The Corps held a two-day seminar recently with
the title “Army Aviation: The Arm of the Future,”
clearing indicating its emphasis on the requirement
of helicopters in possible future battles, which
would be fluid and fast-changing, and would need
capable flying machines to support the Indian
Army’s armour and troops 24 x 7.
The Indian Army was stated to have half the strength
of Pakistan Army’s helicopter fleet of more than
550, and of course, most of the helicopters with
the Indian armed forces are in any case of Soviet
vintage and outdated.
There was a general demand from serving and retired
Army officers for moving the combat and heavy
lift helicopters from the Indian Air Force to
the Army for operationally better results. At
present, IAF holds these assets, and IAF pilots
operate them in coordination with the Army.
Minister A K Antony, who inaugurated the seminar,
said it would be best if the Armed Forces sorted
out the matter of sharing assets between themselves
and that if needed, he could help play a limited
role. Former Chief of the Naval Staff, Admiral
Arun Prakash, also said that any inter-Services
issues should be sorted out by the three Chiefs
themselves, and that in the spirit of give-and-take,
the Army and Navy should also accede to the IAF’s
suggestion for exclusively controlling the Space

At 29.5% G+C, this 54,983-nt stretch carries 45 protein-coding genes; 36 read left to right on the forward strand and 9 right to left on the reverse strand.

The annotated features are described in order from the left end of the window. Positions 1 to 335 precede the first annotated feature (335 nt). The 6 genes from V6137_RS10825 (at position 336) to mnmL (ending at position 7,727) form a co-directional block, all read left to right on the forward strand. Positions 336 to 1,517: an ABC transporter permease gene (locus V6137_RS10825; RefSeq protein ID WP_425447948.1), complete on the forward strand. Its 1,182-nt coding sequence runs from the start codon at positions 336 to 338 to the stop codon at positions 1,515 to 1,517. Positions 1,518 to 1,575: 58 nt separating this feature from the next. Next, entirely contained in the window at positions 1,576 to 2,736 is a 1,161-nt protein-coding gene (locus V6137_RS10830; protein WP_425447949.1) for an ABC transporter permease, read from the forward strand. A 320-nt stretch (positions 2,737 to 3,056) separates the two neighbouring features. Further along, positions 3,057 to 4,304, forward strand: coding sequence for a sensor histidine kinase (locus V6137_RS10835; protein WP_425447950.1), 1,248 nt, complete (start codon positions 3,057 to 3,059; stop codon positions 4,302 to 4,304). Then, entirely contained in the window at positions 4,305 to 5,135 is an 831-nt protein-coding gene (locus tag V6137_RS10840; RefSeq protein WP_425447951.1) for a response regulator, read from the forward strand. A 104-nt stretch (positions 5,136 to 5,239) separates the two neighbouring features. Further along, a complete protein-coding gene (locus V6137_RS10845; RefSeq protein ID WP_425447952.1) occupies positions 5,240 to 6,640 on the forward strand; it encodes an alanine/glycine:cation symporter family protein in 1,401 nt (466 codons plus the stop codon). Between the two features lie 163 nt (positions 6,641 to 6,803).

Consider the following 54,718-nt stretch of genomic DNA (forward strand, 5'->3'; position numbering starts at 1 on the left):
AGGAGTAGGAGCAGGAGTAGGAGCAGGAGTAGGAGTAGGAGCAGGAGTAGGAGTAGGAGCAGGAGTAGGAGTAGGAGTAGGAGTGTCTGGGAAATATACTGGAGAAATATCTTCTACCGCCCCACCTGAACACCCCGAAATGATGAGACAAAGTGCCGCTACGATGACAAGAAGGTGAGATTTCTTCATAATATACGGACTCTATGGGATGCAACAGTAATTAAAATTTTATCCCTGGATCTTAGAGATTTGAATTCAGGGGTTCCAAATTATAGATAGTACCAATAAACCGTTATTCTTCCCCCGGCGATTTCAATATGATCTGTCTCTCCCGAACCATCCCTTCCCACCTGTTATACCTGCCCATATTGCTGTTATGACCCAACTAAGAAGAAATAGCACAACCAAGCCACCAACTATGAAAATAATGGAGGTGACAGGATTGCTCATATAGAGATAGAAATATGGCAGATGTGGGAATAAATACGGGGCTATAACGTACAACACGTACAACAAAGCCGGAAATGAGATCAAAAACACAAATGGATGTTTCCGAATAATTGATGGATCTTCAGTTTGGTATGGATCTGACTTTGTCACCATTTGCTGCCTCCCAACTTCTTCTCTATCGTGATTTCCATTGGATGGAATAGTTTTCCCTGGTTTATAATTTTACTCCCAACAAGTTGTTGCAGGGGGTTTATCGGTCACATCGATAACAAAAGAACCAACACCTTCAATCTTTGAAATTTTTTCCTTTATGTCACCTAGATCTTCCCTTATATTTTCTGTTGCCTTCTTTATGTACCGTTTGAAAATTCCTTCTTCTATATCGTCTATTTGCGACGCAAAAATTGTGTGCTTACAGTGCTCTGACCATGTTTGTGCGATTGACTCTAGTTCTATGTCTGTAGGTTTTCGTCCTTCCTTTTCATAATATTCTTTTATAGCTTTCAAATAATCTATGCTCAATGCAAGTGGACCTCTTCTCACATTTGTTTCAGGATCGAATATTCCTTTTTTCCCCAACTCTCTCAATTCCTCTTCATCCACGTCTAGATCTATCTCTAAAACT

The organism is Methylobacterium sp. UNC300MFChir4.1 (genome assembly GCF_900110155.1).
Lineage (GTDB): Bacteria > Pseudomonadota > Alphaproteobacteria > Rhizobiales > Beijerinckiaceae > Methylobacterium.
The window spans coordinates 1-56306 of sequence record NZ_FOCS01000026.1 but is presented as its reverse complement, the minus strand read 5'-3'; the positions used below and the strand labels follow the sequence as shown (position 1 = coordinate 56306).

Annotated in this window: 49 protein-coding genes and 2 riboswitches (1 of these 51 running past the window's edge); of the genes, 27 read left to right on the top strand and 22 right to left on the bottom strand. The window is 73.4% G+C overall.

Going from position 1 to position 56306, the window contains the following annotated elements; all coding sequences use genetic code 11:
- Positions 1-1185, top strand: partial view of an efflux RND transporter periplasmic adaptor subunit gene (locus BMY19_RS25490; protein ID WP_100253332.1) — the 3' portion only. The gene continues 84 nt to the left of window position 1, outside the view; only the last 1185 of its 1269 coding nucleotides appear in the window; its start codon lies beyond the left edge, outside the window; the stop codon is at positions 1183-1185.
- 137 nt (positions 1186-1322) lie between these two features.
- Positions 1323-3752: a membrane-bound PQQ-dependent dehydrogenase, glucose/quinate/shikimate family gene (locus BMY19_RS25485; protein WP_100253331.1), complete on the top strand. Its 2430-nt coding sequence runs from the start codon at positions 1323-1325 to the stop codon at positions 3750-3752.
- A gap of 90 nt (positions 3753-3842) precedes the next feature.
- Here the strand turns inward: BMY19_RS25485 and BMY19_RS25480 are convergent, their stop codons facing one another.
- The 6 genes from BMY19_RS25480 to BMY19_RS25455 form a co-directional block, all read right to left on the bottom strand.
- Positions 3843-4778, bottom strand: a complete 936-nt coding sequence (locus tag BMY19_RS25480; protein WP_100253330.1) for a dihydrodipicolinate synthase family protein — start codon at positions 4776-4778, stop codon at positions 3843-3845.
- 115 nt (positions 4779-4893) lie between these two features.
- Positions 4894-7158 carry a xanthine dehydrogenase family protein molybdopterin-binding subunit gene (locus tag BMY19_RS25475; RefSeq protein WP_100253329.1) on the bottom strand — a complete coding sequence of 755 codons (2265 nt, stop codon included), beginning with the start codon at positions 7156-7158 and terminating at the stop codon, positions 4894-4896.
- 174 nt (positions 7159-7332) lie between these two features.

The minister however said that the Government
did understand the changing nature of warfare,
terrorism and asymmetric threats, and was committed
to the modernization of the Indian armed forces.
But, he observed:
“Although you (Army Aviation Corps) are going
in for force accretion, while enhancing your capabilities
and performing your role, you must ensure that
there is perfect synergy between the Army and
Air Force. Services will have to act in reconciliation
amongst themselves so that India can have better
and strong and Armed Forces.”
Younger IAF and Army officers pointed out that
the exist ing arrangement had worked well in terms
of IAF-Army coordination but senior officers observed
that it would be best if Army pilots flew the
helicopters in the battlefield in close support
of their colleagues on the ground. That was the
trend the world over, and should be so in case
of India also.
Notably, IAF is set to acquire 22 combat helicopters
and 15 heavy lift helicopters from a choice of
US and Russian machines – depending upon the capabilities
and price – but these are paid for out of the
Army’s budget as they would be used for support
of the ground troops. For a country the size of
India, this is a relatively small number, and
there would perhaps be a repeat acquisition in
the coming years.
At present, both the heavy lift and combat helicopters
with the IAF are of 25-year Soviet vintage with
obsolete onboard systems. IAF has already submitted
the technical evaluation reports to the Ministry
of Defence and a decision is expected by year-end
or March 2012.
Officers from the Navy, Air Force, think tanks
and paramilitary bodies also took part in the
seminar, co-hosted by the Army Aviation and the
Centre for Land Warfare studies (CLAWS), the Indian
Army’s think tank.